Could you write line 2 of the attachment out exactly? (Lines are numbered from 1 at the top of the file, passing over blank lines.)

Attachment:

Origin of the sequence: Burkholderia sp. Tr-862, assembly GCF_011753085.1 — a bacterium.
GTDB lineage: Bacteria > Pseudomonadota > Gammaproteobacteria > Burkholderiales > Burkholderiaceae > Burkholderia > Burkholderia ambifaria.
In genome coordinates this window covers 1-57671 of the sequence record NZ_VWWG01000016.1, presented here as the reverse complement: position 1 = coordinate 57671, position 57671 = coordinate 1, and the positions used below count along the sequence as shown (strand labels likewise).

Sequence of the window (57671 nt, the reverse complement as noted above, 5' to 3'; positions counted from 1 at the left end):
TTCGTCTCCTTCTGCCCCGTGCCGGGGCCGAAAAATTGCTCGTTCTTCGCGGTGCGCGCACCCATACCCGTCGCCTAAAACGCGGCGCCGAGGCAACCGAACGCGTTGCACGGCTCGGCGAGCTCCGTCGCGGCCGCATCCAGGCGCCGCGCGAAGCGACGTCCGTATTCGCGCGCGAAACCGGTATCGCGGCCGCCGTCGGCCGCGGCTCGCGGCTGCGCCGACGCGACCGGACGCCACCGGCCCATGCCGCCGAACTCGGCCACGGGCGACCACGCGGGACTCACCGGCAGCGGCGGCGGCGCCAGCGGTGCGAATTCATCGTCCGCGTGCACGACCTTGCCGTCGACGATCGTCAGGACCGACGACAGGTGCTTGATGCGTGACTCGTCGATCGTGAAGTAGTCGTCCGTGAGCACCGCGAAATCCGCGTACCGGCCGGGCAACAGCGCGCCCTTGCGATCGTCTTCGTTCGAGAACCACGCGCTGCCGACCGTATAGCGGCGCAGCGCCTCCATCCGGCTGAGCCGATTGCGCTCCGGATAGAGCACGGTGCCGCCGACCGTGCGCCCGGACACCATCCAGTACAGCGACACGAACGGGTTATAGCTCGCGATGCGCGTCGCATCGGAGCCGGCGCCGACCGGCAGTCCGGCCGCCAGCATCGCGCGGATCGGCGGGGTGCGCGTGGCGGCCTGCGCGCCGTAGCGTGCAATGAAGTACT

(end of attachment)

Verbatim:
GTDB lineage: Bacteria > Pseudomonadota > Gammaproteobacteria > Burkholderiales > Burkholderiaceae > Burkholderia > Burkholderia ambifaria.